Could we implement some kind of small struct optimization?

I investigated issue with small structs: [ER] Optimization of tuple equality vs array equality · Issue #83585 · rust-lang/rust · GitHub

Actually, some struct with 4 or 8 u8 fields with derived PartialEq isn't zero cost: LLVM generates branched code with shifts for it. Much better option is to transmute such struct into [u8; 8] array to make entire struct comparions one assembler operation.

I think, we could do something like bit equality types or bit equality optimization.

First one maybe is simpler and possibly could be done by changing #[derive(PartialEq)]. We could add some static method to trait like:

// default in trait
#[inline(always)]
unsafe fn is_bit_equaliable()->bool{
    false 
}


// in derive macro
#[inline(always)]
unsafe fn is_bit_equaliable()->bool{
    std::mem::size_of::<Self>() == sum_of_field_sizes() // Check padding
    // for every field
   && type0::is_bit_equaliable()
   ...
   && type_last::is_bit_equaliable()
}

fn eq(&self, other: &Self)->bool{
   if Self::is_bit_equaliable() {
      let a: &[u8; std::mem::size_of::<Self>()] = transmute(self);
      let b: &[u8; std::mem::size_of::<Self>()] = transmute(other);
      a==b
  }
  else{
     // old field enumeration
  }
}

// for primitives like u8, i32, bool, char BUT not for f32, pointers and etc
#[inline(always)]
unsafe fn is_bit_equaliable()->bool{
    true
}

Another option is to do this optimization on MIR level. We need to somehow detect cases when all bytes of one struct compared with other struct bytes and replace them with direct bytes comparison. It would be nice because it would work everywhere but I don't ever imagine complexity of implementation for such feature.

2 Likes

We actually already have this in the compiler, for "structural equality," for the purpose of using consts as match arm branches. Perhaps we should extend structural equality to how we generate PartialEq::eq?

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However, there is an issue with padding.

    #[derive(PartialEq)]
    struct A{
        a: u8,
        b: u32
    }

    #[derive(PartialEq)]
    struct B{
        a: A,
        b: u32
    }

Struct B is StructuralEq but it have some padding bytes which shouldn't be used in comparison.

1 Like

Well, it looks like we can calculate this using constants: https://play.rust-lang.org/?version=stable&mode=release&edition=2018&gist=3854125bbdc1da4fdbfddd11f47b8ee5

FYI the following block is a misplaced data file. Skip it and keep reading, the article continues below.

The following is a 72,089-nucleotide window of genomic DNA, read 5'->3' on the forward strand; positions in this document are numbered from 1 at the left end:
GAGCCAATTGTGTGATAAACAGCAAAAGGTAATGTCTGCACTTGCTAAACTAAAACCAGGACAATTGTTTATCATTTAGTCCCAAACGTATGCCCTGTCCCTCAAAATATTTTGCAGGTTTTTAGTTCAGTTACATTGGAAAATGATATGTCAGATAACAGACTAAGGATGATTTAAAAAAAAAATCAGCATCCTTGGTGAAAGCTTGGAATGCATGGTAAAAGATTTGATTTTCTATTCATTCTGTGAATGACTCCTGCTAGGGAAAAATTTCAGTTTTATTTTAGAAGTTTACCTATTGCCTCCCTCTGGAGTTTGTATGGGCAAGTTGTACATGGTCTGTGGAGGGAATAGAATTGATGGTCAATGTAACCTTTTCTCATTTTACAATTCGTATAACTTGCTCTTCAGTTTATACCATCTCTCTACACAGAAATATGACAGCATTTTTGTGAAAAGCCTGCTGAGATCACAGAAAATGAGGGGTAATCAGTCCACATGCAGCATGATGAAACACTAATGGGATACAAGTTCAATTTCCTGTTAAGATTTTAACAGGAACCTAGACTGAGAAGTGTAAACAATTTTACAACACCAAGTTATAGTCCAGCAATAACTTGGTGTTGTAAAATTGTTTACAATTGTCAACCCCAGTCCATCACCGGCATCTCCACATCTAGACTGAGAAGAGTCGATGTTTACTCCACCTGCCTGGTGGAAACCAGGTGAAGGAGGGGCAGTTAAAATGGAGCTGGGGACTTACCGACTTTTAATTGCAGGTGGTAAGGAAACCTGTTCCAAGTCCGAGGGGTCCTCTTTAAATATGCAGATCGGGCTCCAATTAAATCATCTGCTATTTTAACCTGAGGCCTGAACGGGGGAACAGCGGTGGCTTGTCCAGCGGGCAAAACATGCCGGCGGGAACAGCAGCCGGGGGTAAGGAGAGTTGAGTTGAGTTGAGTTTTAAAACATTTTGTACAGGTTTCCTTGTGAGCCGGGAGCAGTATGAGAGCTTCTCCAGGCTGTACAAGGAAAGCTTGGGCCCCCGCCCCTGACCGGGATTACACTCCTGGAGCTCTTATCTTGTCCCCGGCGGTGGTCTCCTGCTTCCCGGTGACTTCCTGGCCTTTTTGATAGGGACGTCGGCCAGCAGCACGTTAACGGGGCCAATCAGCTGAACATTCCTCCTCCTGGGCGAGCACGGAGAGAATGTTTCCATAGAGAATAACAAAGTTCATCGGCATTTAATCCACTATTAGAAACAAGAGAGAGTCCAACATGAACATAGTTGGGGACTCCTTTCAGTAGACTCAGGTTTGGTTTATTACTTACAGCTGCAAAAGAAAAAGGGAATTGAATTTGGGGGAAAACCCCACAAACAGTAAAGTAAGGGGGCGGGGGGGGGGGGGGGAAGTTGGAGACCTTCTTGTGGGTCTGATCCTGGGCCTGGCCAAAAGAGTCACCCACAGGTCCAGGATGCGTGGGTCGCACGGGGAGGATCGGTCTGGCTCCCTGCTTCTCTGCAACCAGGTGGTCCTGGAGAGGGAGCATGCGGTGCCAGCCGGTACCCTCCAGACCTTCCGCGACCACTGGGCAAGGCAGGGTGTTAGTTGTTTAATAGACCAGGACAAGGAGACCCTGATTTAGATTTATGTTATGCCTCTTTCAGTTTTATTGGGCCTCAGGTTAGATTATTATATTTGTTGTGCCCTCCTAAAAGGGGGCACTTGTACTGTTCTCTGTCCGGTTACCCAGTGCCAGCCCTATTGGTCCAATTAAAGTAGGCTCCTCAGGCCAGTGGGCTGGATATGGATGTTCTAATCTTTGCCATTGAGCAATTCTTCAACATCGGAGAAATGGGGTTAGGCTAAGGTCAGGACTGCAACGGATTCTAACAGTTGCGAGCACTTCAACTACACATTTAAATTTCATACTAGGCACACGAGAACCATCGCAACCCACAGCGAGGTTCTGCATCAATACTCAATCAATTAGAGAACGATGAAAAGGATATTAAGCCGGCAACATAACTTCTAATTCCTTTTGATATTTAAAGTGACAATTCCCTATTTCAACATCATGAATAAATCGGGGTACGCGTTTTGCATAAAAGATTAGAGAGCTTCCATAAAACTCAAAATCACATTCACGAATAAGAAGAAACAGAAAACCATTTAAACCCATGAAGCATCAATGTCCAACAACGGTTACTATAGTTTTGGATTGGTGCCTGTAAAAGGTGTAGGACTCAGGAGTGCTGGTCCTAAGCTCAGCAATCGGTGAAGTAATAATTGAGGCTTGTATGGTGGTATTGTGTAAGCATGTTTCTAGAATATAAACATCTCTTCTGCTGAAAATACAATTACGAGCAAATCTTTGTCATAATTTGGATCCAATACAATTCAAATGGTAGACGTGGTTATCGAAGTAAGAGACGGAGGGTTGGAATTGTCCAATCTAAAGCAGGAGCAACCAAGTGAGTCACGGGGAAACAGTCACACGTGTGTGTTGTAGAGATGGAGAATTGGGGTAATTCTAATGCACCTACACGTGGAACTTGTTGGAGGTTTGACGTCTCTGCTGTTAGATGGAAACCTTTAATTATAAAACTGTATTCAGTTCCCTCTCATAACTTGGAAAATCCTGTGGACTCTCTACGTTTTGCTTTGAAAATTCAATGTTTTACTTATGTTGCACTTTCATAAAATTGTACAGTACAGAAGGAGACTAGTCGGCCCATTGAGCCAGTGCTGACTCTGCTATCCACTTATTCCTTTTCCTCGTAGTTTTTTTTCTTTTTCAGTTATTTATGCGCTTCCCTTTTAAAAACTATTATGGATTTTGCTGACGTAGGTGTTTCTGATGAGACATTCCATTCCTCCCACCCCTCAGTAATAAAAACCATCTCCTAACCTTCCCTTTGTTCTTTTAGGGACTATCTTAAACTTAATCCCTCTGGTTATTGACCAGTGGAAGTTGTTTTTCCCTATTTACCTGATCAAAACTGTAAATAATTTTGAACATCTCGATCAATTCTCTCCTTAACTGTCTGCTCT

Using transmuting for this purpose is a spectacularly bad idea. First, transmute is being deprecated, second, padding is nontrivial to compute and is up to the discretion of the compiler, so a derive macro should not try to second guess the compiler.

I see you opened a similar issue a couple of days ago. Is there a reason why that fix wouldn't apply here?

Also note that branched code isn't automatically slower than bit-packed code. In this thread, I demonstrate that LLVM probably knows what it is doing, as the branched code it generates ends up being 50% faster than its bit-masking equivalent.

Transmute is not being deprecated and likely will never be deprecated.

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I doubt this, we always will need something like reinterpret_cast or similar.

Yes but detection of presense of padding bytes is very easy: I linked a code already.

This fix is more about codegen for && and || operators. It fixed situation for structs which fields at least u32 or similar because they actually always sent to functios as pointers but doesn't fix for structs which smaller than u64/u32 themselves. It doesn't apply because those structs because rustc transmute them into u16/u32/u64 to fit into single register during call, then it takes fields by shifts and masks.

You motivated me to look something more realistic instead of PartialEq implementations alone and it is really optimizes pretty well on nightly:if inlined: Rust Playground

However, there is still cases when this doesn't help. For example, transmutting into byte array makes my benchmark 4-25 times faster:

u8/u8 tuple/Self        time:   [16.773 us 16.822 us 16.873 us]
Found 5 outliers among 100 measurements (5.00%)
  4 (4.00%) high mild
  1 (1.00%) high severe
u8/u8 tuple/Random field
                        time:   [42.919 us 43.058 us 43.206 us]
Found 6 outliers among 100 measurements (6.00%)
  2 (2.00%) low severe
  4 (4.00%) low mild
u8/u8 tuple/First field time:   [4.0004 us 4.0100 us 4.0200 us]
Found 1 outliers among 100 measurements (1.00%)
  1 (1.00%) high severe
u8/u8 tuple/Last field  time:   [16.684 us 16.716 us 16.750 us]
u8/u8 tuple/Every Second
                        time:   [25.289 us 25.429 us 25.616 us]